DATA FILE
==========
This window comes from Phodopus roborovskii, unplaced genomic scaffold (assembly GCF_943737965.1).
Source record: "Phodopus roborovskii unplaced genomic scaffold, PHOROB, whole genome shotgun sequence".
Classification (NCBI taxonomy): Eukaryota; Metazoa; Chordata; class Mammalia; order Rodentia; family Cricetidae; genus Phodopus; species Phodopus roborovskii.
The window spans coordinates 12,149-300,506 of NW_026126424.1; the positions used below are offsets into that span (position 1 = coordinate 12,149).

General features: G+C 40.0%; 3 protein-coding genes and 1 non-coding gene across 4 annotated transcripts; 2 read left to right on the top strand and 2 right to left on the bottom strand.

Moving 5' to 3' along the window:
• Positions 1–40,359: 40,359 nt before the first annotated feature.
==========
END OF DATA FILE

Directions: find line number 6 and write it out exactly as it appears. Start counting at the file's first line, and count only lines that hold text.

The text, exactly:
Moving 5' to 3' along the window: